Amsterdam: Covens & Mortier, 1730.
Map. Engraving with enhanced hand coloring. Image measures 19 x 22.5". Sheet measures 21.75 x 25.5".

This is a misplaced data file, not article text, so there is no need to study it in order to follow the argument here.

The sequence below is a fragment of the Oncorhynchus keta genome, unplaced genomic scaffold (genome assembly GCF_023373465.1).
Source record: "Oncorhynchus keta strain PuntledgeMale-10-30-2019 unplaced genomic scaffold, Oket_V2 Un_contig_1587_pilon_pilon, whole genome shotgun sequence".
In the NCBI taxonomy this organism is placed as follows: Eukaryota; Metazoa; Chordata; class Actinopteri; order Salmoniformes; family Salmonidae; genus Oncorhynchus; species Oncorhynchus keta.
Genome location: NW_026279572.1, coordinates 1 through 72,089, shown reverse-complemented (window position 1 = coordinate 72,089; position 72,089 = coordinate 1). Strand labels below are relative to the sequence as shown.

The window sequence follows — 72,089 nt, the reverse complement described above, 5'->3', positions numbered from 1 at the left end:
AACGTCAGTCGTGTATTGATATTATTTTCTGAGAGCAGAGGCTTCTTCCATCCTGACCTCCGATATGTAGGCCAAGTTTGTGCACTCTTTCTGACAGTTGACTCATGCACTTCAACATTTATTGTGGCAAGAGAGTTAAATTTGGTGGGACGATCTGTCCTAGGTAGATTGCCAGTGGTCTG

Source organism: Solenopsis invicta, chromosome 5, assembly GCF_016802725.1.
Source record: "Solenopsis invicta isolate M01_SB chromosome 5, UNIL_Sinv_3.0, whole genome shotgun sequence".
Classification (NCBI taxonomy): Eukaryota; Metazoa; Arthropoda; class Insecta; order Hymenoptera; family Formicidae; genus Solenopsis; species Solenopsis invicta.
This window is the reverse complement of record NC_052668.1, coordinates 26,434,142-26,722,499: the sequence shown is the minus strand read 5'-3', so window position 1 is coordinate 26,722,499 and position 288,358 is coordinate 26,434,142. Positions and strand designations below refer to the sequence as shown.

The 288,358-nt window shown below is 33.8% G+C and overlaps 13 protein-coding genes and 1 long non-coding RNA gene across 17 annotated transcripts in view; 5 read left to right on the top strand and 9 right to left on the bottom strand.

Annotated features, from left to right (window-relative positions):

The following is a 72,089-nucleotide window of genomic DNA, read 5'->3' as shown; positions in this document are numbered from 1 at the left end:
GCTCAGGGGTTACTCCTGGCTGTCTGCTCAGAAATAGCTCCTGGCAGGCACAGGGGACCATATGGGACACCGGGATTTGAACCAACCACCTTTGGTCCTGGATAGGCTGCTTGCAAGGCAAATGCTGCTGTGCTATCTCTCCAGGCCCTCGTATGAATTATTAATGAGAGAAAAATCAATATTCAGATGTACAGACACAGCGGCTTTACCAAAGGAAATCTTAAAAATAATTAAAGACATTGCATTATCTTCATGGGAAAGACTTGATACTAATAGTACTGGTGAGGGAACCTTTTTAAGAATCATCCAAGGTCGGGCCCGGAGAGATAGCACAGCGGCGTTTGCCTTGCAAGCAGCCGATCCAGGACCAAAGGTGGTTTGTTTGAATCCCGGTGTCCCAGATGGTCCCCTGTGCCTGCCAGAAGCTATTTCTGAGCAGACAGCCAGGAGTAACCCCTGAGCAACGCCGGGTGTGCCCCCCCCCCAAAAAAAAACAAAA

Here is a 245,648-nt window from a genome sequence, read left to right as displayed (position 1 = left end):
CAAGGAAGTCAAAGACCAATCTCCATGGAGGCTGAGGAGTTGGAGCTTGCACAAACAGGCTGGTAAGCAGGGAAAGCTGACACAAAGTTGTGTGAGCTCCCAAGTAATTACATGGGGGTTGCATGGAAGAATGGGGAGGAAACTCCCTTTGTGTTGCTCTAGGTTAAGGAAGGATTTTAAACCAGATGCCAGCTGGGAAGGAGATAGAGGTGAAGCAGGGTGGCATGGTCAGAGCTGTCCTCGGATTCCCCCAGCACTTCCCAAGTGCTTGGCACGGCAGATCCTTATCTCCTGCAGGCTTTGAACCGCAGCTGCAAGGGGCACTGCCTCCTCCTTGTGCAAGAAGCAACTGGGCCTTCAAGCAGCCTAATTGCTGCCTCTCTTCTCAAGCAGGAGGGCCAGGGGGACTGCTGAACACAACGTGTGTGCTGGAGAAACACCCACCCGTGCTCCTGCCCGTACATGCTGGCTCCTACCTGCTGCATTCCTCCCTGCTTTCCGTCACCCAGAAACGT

This map of Africa is a splendid later edition of Guilaume Delisle's landmark 1700 work. Prior to this publication, cartographers based their representations of Africa on the work of Ptolemy, placing the continent primarily above the Equator and leaving its interior largely undetailed. Delisle broke this 250-year trend by presented a much improved representation that, perhaps most significantly, correctly located the origin of the Nile River in Abyssinia rather than in two source lakes. The style of the map reflects the cartographer's interest in scientific accuracy and care: its clear rendering allowed for updates and new knowledge to be added in later states, such as this one. The Mediterranean has been nicely included at the top of the map as to provide a geographical context. Hand coloring further displays the extent of knowledge about the continent in this period. Delisle's concessions to aesthetics appear in the fine title cartouche in the upper right, which features native Africans interacting with local animals including an elephant, ostrich, and crocodile. The map is in very good condition with no cropping. Full original margins. Guillaume Delisle (1675-1726) was a legendary French cartographer known for introducing a new standard of accuracy into 17th-century mapmaking. He used astronomical observations to determine locations and draw more precise coastlines. The Amsterdam publishing firm of Covens and Mortier (1665-c. 1862) was established by Cornelius Mortier and Jean Covens. Together, the two republished the works of great 17th and early 18th century Dutch and French cartographers such as De L'Isle, Allard, Jansson, De Wit, and Ottens. The firm quickly grew into one of the largest and most prolific Dutch publishing outfits of the 18th century and enjoyed a long and prolific life under a variety of names.